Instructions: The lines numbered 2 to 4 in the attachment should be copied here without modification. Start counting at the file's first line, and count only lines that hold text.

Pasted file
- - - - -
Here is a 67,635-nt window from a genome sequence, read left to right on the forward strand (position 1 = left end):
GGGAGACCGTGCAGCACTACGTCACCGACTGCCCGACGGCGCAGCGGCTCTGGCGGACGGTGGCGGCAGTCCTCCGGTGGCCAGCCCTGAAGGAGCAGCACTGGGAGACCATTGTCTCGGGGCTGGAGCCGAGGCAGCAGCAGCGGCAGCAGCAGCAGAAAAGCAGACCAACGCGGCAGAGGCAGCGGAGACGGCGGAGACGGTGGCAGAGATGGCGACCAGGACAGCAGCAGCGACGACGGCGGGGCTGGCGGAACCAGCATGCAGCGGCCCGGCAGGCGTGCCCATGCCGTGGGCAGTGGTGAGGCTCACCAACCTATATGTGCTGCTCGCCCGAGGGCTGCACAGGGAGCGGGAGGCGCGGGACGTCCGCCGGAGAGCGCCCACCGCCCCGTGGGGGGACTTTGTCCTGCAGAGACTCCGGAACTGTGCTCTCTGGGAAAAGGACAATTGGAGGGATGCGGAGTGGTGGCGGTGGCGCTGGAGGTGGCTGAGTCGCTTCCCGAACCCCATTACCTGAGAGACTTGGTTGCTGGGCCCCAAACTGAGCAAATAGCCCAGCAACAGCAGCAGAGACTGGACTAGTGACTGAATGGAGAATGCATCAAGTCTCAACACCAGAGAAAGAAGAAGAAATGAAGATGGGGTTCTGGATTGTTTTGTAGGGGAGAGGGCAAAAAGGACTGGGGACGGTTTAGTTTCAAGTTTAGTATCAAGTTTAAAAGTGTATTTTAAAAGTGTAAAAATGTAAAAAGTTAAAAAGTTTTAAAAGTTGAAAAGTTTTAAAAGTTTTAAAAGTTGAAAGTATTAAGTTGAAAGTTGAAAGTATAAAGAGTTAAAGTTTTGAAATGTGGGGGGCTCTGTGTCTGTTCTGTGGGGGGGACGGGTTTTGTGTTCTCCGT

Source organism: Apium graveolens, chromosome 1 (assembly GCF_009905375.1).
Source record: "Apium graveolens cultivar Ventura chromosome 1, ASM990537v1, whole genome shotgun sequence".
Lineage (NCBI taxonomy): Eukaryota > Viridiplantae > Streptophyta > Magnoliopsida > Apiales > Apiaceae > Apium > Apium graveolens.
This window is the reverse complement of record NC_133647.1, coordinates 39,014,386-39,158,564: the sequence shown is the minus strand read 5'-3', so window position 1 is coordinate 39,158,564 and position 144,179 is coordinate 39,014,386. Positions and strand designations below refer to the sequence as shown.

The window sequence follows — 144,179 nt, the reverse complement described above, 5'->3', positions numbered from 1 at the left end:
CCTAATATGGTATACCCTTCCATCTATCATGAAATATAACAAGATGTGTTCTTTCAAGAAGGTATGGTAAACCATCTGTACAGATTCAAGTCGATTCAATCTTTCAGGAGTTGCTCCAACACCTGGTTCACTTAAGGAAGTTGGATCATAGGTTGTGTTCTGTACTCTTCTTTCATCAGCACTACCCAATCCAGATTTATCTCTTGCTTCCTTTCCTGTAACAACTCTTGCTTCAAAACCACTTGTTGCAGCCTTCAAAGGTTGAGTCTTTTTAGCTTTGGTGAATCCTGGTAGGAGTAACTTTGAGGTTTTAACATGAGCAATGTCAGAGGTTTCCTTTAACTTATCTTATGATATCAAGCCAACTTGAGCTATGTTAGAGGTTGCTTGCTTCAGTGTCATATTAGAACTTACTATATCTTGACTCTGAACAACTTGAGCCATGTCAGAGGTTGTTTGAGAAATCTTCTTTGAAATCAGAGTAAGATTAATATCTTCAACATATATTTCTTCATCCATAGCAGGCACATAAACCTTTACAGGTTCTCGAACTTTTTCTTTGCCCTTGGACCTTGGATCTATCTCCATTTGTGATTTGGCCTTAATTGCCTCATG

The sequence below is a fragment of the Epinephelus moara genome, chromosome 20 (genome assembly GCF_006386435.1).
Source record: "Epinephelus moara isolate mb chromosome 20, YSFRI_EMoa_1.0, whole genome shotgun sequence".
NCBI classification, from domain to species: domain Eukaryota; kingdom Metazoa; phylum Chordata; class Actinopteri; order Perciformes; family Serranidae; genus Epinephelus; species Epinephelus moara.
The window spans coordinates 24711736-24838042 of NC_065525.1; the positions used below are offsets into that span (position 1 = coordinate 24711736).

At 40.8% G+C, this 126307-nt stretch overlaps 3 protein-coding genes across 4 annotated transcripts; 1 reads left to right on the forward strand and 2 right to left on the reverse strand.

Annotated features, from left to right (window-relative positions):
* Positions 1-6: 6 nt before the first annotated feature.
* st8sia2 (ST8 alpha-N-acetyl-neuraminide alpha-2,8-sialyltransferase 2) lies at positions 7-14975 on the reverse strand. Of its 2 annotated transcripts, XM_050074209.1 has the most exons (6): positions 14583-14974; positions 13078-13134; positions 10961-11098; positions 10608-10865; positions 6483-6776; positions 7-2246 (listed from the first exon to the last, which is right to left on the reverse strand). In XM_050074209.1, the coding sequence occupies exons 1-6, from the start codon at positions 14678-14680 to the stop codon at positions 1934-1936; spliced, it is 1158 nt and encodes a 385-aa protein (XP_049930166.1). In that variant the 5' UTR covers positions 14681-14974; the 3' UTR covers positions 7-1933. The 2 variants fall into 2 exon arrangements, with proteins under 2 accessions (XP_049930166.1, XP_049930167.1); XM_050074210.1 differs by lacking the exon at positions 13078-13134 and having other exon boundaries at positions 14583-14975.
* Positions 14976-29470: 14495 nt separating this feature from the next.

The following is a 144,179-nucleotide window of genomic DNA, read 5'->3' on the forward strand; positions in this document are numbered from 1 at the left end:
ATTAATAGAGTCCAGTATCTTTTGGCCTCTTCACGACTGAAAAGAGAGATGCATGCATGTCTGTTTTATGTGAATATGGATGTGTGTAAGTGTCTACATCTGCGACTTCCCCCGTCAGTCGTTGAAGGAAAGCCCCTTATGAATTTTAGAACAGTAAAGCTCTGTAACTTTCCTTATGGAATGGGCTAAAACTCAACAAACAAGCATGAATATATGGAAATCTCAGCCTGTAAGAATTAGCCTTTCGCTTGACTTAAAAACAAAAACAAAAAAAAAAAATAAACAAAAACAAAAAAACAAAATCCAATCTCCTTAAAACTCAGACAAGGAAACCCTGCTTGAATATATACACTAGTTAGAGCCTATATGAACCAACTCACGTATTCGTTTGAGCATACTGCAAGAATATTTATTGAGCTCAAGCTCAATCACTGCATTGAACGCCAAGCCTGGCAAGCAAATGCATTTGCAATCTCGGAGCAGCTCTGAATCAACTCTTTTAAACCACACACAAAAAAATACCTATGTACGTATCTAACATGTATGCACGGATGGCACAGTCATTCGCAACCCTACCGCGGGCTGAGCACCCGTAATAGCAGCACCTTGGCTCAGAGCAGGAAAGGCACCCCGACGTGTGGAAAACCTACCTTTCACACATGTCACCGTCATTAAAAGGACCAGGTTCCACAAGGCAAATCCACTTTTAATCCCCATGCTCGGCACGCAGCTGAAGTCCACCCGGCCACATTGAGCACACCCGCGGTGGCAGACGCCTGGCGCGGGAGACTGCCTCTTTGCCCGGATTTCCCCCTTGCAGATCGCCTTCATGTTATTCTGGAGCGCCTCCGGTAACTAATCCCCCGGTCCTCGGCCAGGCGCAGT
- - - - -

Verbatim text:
GGGAGACCGTGCAGCACTACGTCACCGACTGCCCGACGGCGCAGCGGCTCTGGCGGACGGTGGCGGCAGTCCTCCGGTGGCCAGCCCTGAAGGAGCAGCACTGGGAGACCATTGTCTCGGGGCTGGAGCCGAGGCAGCAGCAGCGGCAGCAGCAGCAGAAAAGCAGACCAACGCGGCAGAGGCAGCGGAGACGGCGGAGACGGTGGCAGAGATGGCGACCAGGACAGCAGCAGCGACGACGGCGGGGCTGGCGGAACCAGCATGCAGCGGCCCGGCAGGCGTGCCCATGCCGTGGGCAGTGGTGAGGCTCACCAACCTATATGTGCTGCTCGCCCGAGGGCTGCACAGGGAGCGGGAGGCGCGGGACGTCCGCCGGAGAGCGCCCACCGCCCCGTGGGGGGACTTTGTCCTGCAGAGACTCCGGAACTGTGCTCTCTGGGAAAAGGACAATTGGAGGGATGCGGAGTGGTGGCGGTGGCGCTGGAGGTGGCTGAGTCGCTTCCCGAACCCCATTACCTGAGAGACTTGGTTGCTGGGCCCCAAACTGAGCAAATAGCCCAGCAACAGCAGCAGAGACTGGACTAGTGACTGAATGGAGAATGCATCAAGTCTCAACACCAGAGAAAGAAGAAGAAATGAAGATGGGGTTCTGGATTGTTTTGTAGGGGAGAGGGCAAAAAGGACTGGGGACGGTTTAGTTTCAAGTTTAGTATCAAGTTTAAAAGTGTATTTTAAAAGTGTAAAAATGTAAAAAGTTAAAAAGTTTTAAAAGTTGAAAAGTTTTAAAAGTTTTAAAAGTTGAAAGTATTAAGTTGAAAGTTGAAAGTATAAAGAGTTAAAGTTTTGAAATGTGGGGGGCTCTGTGTCTGTTCTGTGGGGGGGACGGGTTTTGTGTTCTCCGT

Source organism: Apium graveolens, chromosome 1 (assembly GCF_009905375.1).
Source record: "Apium graveolens cultivar Ventura chromosome 1, ASM990537v1, whole genome shotgun sequence".